CUFI In The News

Why Biden Should Not Give Aid to the Palestinian Authority


Perhaps the most perplexing of Washington’s bad habits is the knee-jerk regression of the newly empowered to return to the failed policies of the past. Both parties are guilty, and nowhere is this phenomenon more endemic than in America’s Middle East policy. In recent weeks, however, President Joe Biden’s administration has displayed an almost defiant opposition to recognizing the realities on the ground in the region. The Middle East has changed since Biden was last in office, and his policies should reflect the same.

For decades, the Palestinian Authority (PA) made the case that without American and international support, the PA would crumble, leaving Hamas, ISIS, or other terrorist organizations to usurp the supposedly moderate political leadership in Ramallah. Successive U.S. administrations accepted this flawed argument, particularly in the years after the disastrous 2006 Palestinian legislative election that briefly made Hamas leader Ismail Haniya the prime minister of the Palestinian Authority, which allowed Palestinian leaders to demand immediate and unconditional forgiveness for its most egregious sins: support for terrorism and rampant corruption.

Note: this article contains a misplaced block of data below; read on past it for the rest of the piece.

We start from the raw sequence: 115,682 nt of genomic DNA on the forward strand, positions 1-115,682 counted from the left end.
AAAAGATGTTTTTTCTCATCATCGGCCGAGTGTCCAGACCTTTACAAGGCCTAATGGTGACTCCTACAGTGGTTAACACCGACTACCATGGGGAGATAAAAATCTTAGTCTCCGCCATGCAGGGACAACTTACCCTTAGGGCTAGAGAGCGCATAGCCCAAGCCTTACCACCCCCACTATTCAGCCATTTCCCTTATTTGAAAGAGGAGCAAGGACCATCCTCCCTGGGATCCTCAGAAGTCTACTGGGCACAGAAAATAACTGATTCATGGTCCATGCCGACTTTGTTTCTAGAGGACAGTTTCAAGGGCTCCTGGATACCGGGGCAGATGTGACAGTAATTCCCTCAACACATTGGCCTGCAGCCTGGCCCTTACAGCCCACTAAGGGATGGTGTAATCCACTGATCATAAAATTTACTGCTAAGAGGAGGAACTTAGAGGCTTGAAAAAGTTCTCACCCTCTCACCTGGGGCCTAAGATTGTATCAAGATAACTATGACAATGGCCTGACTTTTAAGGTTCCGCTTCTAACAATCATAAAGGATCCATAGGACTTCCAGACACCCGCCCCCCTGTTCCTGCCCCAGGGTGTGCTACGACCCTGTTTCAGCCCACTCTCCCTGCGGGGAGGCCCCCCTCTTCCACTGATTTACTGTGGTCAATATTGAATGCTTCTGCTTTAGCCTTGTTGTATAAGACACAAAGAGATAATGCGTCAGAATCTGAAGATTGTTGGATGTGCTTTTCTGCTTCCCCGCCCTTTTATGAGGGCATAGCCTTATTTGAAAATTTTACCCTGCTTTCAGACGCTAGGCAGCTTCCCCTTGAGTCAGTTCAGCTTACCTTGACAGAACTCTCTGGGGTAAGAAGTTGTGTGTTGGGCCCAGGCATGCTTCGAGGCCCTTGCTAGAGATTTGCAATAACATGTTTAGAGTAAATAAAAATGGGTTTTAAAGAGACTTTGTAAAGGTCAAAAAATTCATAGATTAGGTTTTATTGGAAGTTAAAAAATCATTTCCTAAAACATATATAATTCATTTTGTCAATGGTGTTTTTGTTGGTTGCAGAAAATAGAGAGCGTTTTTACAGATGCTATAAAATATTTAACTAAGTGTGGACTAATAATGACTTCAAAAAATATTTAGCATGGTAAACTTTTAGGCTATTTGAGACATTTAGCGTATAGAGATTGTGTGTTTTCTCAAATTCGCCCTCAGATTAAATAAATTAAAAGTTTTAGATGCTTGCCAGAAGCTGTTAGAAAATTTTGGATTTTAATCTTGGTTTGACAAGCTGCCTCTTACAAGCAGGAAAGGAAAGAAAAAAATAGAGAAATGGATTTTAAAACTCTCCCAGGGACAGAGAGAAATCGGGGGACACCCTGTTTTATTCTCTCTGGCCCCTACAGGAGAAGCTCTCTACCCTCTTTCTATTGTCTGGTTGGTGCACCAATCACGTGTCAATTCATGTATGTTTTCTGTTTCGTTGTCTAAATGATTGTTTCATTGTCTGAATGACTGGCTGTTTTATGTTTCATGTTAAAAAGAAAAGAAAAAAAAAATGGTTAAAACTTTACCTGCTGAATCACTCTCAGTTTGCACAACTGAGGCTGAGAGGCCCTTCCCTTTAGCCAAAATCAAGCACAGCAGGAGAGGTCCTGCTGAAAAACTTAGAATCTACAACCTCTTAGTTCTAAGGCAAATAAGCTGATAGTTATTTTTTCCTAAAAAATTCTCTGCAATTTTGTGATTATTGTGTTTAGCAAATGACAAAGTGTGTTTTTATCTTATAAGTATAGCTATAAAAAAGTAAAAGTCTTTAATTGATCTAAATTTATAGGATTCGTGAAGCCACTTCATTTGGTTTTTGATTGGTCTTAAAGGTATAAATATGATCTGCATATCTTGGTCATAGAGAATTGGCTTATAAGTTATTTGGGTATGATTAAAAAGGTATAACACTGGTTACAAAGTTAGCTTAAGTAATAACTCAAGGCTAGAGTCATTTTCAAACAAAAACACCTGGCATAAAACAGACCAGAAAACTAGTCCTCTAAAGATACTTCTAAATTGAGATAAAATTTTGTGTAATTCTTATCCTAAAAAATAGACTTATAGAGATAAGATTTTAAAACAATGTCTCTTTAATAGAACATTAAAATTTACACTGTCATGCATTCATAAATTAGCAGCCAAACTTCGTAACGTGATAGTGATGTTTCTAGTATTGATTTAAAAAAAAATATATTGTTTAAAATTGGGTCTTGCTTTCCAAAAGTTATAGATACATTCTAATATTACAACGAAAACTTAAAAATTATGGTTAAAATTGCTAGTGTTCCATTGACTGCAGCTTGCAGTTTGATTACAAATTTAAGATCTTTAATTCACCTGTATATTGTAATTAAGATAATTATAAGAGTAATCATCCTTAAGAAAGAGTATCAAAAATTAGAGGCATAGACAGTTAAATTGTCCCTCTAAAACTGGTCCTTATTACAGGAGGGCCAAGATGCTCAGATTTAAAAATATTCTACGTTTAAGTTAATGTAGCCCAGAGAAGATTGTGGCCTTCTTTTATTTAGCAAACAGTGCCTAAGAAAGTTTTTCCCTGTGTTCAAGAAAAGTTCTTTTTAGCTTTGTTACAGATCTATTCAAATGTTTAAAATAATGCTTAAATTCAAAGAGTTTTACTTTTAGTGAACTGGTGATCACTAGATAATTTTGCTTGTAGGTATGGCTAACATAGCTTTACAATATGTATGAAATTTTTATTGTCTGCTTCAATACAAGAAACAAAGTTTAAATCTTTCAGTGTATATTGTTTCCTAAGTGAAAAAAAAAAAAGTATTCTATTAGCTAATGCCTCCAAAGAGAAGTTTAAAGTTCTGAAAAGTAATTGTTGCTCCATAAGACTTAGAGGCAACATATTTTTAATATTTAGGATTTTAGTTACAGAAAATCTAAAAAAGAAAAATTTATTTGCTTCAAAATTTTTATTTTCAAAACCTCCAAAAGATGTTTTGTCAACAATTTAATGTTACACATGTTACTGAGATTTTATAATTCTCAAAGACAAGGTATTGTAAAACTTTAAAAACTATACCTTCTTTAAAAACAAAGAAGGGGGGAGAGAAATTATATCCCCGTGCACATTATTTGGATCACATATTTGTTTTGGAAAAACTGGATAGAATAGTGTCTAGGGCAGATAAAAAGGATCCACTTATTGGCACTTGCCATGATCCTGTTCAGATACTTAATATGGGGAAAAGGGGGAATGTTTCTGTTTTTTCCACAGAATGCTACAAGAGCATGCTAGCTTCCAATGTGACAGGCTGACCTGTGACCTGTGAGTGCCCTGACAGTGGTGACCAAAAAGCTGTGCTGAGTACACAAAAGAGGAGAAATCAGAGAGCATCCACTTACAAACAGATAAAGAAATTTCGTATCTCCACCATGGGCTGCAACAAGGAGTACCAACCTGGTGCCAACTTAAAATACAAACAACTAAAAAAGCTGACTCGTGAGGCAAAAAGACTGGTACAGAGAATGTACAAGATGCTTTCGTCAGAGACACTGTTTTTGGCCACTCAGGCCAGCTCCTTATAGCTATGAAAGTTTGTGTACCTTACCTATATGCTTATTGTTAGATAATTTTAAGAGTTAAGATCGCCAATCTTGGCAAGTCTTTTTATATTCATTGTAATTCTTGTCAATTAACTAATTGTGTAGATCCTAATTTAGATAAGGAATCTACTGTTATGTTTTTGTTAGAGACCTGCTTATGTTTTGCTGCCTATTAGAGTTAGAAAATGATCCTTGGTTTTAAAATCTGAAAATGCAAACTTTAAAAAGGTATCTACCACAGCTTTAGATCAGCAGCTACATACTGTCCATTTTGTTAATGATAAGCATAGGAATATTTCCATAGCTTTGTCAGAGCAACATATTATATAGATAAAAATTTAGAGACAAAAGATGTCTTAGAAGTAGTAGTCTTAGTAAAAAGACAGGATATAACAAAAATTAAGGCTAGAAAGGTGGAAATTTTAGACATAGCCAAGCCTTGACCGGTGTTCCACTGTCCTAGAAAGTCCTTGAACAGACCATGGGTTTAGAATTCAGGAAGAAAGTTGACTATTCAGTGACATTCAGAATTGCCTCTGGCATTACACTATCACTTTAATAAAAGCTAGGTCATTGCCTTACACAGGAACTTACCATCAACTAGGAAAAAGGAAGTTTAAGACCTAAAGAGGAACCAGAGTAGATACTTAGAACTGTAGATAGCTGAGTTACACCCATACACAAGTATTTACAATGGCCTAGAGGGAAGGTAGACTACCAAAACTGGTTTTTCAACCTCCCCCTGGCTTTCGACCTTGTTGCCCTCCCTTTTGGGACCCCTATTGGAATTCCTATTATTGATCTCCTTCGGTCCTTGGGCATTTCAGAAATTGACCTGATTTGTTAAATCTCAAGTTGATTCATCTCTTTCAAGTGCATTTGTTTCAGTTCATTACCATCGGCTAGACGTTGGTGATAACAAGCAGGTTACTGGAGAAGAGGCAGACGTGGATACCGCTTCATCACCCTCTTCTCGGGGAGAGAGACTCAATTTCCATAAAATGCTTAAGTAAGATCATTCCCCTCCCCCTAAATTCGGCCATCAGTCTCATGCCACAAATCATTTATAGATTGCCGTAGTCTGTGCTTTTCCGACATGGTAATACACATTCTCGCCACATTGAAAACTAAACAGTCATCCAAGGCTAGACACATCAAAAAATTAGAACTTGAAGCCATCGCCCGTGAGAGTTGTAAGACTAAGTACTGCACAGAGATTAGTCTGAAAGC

The PA’s partner in crime in perpetrating this fallacy has been the United Nations Relief Works Agency (UNRWA). It too has argued for years that its efforts are indispensable to avoid a complete Palestinian collapse. And, like their PA accomplices, UNRWA demanded the world look the other way as they turned classrooms into breeding grounds for hatred toward Israel and violated international norms by bestowing refugee status upon every generation of Palestinians.

Accordingly, both the PA and UNRWA, therefore, are guilty of perpetuating the Palestinian conflict and making any chance of its resolution increasingly challenging.

The dire warnings of political and economic Armageddon in Palestinian-controlled territories did not come to pass when the Trump administration ended U.S. support for both entities. In the PA’s case, the American calculous was simple: end the policy of paying terrorists or the United States will cease providing aid. The PA chose the latter. For UNRWA, things were a bit more complicated since the UN already has a refugee agency, deeming UNRWA completely unnecessary.